1. I think there is more of a tradition in Europe of finding humor in boorishness and/or people afflicted with some developmental disabilities. The stuttering notaries in Italian opera, Vašek in The Bartered Bride and some others are meant to be laughable characters.

    Also, Ochs is presented in very sharp detail, his pawing of Sophie, his coarse "humor" and other vulgarities are uncomfortably close to realism, not like the more stylized Commedia dell'Arte-descended old men who lust after young women for their inheritances in so many Italian operas of the 18th and 19th centuries. He's hard to watch, and he's hard to watch for a considerable period of time.

  2. Will, you are right, that the specific kind of humor is probably more "European," but I think what is meant to happen is that Ochs is supposed to be a foil to the Marschallin. One ages gracefully, while having a discreet romance with a teen boy, the other makes unwanted advances on teenaged girls. But Strauss and von Hofmannsthal tip the balance too far in Marschallin's favor, so the parallel storyline IMO doesn't work. Also you're right it goes on for way too long.

  3. Boooooooo!!!. Wrong!! Wrong!! Wrong!!

    Actually, that may be the best thing I've read about Rosenkavalier and agree with it in almost every detail. It can be magical in places, it as almost never so in its entirety and it is intensely performer dependent (in look, demeanor and voice). I do think the role of the conductor is also extremely important.

    While the Trio and Presentation can be magical, of course, I don't know about the "scenes from the Marschallin's life". Indeed, from "Da geht Er hin" to "Wie Sie befiehlt Bischette" can be among the most amzaing 20 minutes in opera.

    Yes, of course, Ochs can be a bore but I would have liked to see Furlanetto give it a shot.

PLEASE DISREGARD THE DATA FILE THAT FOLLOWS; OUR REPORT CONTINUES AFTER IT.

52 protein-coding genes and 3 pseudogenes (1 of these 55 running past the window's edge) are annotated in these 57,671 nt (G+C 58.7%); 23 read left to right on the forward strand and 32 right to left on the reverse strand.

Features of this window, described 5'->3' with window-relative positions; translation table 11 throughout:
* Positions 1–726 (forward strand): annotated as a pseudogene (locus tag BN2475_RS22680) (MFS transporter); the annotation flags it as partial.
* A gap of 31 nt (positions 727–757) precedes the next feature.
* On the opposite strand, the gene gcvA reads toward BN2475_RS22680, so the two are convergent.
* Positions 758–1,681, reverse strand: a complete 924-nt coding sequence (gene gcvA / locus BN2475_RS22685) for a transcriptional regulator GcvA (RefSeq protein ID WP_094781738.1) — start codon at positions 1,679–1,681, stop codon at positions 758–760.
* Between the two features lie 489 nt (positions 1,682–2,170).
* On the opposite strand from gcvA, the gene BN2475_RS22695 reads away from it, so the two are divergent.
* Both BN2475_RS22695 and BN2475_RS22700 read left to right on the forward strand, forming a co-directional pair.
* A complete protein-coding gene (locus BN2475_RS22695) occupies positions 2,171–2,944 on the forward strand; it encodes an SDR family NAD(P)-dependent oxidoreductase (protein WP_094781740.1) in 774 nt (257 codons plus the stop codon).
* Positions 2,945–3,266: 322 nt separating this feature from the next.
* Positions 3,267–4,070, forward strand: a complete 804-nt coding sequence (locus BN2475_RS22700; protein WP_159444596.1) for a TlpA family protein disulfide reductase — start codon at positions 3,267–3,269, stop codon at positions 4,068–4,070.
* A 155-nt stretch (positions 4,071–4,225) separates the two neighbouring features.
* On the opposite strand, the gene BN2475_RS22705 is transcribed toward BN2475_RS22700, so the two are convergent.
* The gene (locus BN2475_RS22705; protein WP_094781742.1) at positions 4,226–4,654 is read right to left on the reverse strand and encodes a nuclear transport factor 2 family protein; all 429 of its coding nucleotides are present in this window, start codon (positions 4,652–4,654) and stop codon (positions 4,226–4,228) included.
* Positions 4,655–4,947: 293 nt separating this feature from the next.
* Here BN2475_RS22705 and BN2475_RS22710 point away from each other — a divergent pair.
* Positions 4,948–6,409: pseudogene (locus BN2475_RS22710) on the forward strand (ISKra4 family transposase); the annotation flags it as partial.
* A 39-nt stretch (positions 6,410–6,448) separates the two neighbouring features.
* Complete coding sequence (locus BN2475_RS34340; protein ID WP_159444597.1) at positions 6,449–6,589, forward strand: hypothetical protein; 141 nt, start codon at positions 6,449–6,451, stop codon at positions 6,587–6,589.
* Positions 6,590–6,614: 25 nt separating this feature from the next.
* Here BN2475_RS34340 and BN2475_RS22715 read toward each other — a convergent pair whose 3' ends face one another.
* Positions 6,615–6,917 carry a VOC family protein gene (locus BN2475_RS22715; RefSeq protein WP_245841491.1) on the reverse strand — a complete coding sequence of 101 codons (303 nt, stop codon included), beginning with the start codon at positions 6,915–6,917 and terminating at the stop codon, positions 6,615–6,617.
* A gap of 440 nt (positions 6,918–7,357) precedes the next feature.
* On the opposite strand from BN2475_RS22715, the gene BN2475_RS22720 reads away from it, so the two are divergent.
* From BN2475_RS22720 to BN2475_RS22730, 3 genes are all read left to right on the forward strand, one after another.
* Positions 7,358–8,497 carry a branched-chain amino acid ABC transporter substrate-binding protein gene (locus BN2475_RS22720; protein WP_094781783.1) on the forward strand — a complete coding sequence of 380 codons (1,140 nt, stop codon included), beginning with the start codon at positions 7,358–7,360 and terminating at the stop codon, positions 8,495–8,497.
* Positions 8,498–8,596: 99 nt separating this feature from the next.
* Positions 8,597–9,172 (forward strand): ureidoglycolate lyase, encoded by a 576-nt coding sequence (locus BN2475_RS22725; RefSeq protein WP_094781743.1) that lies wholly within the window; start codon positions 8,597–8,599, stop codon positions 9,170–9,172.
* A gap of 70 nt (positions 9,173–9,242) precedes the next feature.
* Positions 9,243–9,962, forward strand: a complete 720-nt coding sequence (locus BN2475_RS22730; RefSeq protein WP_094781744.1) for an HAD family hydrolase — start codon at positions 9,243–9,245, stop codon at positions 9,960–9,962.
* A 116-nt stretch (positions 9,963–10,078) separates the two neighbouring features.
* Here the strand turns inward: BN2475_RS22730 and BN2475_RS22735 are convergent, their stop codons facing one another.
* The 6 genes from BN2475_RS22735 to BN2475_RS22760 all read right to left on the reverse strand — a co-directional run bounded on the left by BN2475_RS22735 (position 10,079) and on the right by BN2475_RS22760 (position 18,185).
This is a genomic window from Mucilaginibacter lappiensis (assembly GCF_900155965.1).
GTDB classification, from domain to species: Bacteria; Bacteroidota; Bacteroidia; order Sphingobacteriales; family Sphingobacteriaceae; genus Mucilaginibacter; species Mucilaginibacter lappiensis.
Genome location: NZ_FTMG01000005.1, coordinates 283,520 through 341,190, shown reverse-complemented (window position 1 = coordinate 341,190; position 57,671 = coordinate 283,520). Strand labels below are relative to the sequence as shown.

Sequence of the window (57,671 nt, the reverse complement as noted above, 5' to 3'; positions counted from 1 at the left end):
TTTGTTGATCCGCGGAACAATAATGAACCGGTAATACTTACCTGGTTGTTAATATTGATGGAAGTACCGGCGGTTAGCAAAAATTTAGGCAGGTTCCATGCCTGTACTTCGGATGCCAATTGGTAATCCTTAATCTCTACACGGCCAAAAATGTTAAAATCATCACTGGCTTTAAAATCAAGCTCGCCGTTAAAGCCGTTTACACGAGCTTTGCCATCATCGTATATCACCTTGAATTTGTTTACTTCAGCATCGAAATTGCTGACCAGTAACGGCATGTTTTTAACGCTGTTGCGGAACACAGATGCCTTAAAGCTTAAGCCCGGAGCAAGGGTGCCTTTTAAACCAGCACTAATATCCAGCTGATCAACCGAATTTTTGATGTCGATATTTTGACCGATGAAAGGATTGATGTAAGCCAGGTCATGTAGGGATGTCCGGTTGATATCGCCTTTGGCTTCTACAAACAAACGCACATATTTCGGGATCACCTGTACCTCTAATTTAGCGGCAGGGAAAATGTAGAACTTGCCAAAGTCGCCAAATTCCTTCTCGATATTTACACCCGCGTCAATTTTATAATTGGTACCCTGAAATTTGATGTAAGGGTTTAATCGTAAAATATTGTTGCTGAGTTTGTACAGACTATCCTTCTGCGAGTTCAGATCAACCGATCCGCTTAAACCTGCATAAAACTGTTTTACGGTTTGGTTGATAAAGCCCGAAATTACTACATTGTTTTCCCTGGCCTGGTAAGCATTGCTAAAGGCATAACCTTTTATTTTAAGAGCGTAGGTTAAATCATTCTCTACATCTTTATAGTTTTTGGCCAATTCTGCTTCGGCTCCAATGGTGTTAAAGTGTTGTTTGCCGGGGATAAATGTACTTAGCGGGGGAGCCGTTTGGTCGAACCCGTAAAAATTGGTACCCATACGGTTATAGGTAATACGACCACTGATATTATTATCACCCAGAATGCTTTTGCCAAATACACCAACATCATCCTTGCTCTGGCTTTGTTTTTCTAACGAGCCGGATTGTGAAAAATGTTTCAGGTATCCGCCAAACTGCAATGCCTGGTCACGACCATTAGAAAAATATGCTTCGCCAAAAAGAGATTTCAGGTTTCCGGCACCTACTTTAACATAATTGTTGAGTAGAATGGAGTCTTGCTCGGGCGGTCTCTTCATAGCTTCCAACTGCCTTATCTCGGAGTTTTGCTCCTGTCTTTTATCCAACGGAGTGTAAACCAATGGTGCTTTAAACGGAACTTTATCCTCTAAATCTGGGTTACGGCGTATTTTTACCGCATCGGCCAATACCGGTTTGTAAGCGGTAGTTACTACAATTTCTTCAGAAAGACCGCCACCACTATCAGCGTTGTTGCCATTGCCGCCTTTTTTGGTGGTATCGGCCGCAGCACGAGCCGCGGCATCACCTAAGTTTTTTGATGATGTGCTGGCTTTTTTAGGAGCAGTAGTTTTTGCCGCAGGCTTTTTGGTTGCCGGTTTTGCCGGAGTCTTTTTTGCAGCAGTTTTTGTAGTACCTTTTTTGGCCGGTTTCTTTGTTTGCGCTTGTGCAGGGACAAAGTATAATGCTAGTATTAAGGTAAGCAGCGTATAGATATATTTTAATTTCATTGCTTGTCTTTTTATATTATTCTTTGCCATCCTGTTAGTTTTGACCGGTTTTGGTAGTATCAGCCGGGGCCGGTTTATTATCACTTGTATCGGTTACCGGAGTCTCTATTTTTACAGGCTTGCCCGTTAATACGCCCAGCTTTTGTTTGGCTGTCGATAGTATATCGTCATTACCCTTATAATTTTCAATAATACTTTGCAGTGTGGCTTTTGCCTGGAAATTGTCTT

I agree about the individual Met performances. In 2000 I simply luxuriated in the sound of Fleming's voice and in the moment thought her just about the equal of just about any great historical
    In retrospect I probably give her too much great but it was an amazing look and listen. By contrast I certainly appreciated Graham's beautifully sung and exciting Octavian but did not rate it as highly as I should have.

    Agree about 2005 completely and 2009 to an extent. Fleming's voice, though still beautiful, had certainly deteriorated and more importantly her singing and presentation was somewhat smallish and she failed to impose herself on the performance with the effortless and light yet vigorous command that a good Marschallin need to display. This time, I did really appreciate Graham's superb performance but no, it did not come close to saving the evening.

    Generally, the greatest Octavians have a hard time redeeming an otherwise poor or middling Rosenkavalier and this inability of the title character with the longest role to do seems a fairly serious flaw in the opera. Live, Graham failed to do it in 2009. I've seen Garanca's in every way stunning Octavian on 3 separate (easily her best role - and I'm generally a fan) occasions and even though I was amazed by her performance in each instance it never lifted the entire evening beyond the mediocre (despite the presence of fairly good Marschallin's on 2 occasions).